These beetles are fast-moving, relatively large predators that attack a wide range of insect prey; a few species eat seeds and play a role in reducing the weed seed bank in the soil. They are typically black in color, often with a metallic sheen.
Since they are nocturnal, they often pass undetected in the farm and garden, even though they may be present in high numbers. At first glance they may be mistaken for the large, black ‘darkling’ beetles (Family: Tenebrionidae) that are active during the day (particularly in desert areas), but differ in having` a much flatter abdomen.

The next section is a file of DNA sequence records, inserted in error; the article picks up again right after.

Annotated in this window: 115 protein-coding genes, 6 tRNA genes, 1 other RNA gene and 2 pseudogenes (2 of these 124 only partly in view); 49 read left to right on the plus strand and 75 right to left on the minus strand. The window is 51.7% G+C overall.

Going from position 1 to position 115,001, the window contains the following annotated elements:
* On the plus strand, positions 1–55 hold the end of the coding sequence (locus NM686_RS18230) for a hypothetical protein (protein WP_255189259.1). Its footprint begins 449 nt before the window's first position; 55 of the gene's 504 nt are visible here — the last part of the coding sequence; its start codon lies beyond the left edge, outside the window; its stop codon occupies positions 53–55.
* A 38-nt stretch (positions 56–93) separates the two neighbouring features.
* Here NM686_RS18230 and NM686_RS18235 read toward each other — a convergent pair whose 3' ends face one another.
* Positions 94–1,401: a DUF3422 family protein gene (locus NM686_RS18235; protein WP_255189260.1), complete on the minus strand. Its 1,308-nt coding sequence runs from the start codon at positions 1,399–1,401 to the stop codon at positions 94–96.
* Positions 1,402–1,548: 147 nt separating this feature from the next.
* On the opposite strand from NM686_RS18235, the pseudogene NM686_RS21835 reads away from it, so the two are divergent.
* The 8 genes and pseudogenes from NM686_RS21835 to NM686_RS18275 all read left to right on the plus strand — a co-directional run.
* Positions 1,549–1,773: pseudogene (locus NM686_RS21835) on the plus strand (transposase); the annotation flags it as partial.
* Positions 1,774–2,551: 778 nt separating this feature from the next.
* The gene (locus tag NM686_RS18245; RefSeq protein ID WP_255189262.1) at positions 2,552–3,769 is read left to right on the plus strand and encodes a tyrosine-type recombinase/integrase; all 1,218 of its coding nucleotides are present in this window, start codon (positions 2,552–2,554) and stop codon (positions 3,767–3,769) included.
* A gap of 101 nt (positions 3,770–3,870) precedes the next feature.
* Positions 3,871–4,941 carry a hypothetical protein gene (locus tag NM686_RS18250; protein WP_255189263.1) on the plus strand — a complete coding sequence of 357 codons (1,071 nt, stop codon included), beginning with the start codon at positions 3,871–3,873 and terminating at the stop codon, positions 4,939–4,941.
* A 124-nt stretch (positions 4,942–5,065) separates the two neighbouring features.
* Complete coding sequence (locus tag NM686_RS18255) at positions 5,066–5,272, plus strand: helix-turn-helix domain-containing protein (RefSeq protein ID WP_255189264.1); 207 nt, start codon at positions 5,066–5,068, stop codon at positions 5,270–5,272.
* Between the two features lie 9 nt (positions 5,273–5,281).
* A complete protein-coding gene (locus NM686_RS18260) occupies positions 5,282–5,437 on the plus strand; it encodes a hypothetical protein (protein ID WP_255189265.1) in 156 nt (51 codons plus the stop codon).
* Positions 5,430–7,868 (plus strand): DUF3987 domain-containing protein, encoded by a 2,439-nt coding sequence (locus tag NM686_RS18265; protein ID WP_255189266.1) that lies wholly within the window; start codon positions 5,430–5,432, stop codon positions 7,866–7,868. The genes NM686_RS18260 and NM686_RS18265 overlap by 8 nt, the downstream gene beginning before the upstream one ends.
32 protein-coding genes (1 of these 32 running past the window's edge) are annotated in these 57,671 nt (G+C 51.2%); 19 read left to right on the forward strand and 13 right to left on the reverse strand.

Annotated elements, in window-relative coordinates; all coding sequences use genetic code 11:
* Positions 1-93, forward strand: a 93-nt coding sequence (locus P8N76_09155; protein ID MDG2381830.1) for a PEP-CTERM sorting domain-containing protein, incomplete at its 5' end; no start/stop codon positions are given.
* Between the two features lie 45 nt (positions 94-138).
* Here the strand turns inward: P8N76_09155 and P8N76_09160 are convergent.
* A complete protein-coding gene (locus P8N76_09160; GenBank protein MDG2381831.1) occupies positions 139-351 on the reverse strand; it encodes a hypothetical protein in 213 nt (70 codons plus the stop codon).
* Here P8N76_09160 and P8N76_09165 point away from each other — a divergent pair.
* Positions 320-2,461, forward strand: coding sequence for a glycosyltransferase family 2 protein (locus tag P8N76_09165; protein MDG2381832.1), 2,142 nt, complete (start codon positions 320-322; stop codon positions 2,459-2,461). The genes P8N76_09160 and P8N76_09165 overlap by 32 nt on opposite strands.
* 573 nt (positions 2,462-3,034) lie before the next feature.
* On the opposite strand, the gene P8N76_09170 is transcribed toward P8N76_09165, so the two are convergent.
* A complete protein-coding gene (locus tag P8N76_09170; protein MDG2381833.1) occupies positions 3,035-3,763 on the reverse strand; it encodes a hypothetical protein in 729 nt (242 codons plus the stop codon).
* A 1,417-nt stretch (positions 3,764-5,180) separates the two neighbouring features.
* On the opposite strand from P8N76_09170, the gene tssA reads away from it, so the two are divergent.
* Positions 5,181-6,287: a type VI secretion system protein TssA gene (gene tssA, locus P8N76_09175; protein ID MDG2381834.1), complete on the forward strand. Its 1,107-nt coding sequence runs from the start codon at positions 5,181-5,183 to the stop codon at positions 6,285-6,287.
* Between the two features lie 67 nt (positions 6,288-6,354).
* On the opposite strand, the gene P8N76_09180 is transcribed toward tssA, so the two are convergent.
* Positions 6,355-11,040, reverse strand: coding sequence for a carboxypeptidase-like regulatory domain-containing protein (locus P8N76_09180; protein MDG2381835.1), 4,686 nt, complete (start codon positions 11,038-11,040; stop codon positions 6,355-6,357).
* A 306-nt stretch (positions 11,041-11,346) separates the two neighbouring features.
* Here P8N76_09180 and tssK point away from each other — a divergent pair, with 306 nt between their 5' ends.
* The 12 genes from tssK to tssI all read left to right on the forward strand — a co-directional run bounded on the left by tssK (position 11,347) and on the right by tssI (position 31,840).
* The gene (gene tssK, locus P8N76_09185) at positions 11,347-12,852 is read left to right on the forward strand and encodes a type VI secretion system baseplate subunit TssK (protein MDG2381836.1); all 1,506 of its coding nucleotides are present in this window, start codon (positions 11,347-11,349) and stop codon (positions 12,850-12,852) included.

The larval stages develop in the soil (for up to 2 years, depending on species) and prey on other soil-dwelling organisms, including some pests.
Beneficial of the Month material courtesy of NMSU ACES:
Pocket Guide to the Beneficial Insects of New Mexico